Published: Sat, March 18, 2017
Health Care | By Jeffery Armstrong

First mitochondrial donation license granted to United Kingdom university

First mitochondrial donation license granted to United Kingdom university

An English hospital on Thursday became the nation's first to win authorization to use the three-person fertility technique in an effort to prevent inherited disease. The faulty mitochondria are genetically transmitted, making it impossible for women who have the disease to give birth to healthy babies.

"This significant decision represents the culmination of many years hard work by researchers, clinical experts and regulators", said Sally Cheshire, head of the human fertilization and embryology authority.

"Patients will now be able to apply individually to the HFEA to undergo mitochondrial donation treatment at Newcastle, which will be life-changing for them, as they seek to avoid passing on serious genetic diseases to future generations".

It is thought that only a small minority of these women will choose to adopt the...

The Newcastle Fertility Centre said it was "good news" and that the first child born through the technique would be in 2018 at the earliest.

The procedure involves giving her an IVF baby with DNA from three individuals and his highly controversial.

This results in an embryo containing nuclear DNA from the mother and father and mitochondrial DNA from the egg donor, which is why it is also known as the "three-person baby" technique.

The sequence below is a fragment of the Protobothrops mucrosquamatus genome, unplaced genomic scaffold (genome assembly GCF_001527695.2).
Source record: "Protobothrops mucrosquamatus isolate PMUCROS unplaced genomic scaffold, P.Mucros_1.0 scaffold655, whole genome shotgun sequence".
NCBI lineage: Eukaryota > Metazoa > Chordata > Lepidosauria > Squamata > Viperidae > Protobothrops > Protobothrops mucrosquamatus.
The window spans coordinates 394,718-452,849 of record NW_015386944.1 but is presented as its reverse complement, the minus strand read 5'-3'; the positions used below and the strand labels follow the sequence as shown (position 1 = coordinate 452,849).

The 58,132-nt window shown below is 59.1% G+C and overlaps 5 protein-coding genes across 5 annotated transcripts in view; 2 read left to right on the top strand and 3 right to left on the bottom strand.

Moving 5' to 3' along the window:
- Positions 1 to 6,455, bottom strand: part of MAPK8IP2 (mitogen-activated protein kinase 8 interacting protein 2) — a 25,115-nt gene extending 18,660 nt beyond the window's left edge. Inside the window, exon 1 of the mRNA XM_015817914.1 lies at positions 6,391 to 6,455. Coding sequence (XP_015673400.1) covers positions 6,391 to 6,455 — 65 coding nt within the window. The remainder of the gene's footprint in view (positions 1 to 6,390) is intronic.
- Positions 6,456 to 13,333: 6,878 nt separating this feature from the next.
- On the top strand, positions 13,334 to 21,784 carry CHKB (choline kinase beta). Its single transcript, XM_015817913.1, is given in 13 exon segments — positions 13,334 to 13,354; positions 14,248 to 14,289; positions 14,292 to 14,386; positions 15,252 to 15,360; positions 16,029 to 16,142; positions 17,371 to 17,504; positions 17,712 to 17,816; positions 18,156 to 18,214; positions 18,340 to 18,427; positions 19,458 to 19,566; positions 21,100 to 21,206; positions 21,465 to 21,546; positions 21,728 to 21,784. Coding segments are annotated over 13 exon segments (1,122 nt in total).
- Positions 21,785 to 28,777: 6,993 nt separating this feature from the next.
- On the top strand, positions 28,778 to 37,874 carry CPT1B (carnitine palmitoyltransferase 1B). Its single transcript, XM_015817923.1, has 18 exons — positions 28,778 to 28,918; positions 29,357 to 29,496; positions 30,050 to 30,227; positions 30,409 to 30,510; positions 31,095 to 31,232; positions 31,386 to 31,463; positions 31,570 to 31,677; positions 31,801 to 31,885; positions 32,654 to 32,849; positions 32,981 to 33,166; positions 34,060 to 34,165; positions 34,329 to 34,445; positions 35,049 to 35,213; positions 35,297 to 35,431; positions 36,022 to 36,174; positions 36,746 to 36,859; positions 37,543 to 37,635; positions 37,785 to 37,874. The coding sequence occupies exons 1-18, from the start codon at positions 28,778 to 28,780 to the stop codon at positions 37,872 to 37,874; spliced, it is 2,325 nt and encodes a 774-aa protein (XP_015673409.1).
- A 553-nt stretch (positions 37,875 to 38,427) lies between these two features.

The disease is passed down from only the mother - so a technique using a donor egg as well as the mother's egg and father's sperm has been developed.

The mitochondria are structures found in the cells that create energy.

The HFEA has approved the first application by doctors in Newcastle for the use of mitochondrial donation to treat patients. One in 4,300 children is born with severe symptoms, which lead to muscle weakness, blindness, deafness, seizures, learning disabilities, diabetes, and heart and liver failure.

The team at Newcastle plans to offer mitochondrial donation to up to 25 women a year with mitochondrial disease.

The world's first and so-far only known mitochondrial transfer baby was born in 2016 after US doctors working at a clinic in Mexico helped a Jordanian couple conceive using the treatment.

The medical team in Newcastle says they are delighted with the decision "to help families affected by these devastating diseases", calling it a "momentous day" for patients, according to the BBC.

When the United Kingdom gave the green light to the technique, the independent watchdog Human Genetics Alert claimed it was "the first step in a well mapped-out process leading to [genetically modified] babies, and a future of consumer eugenics".

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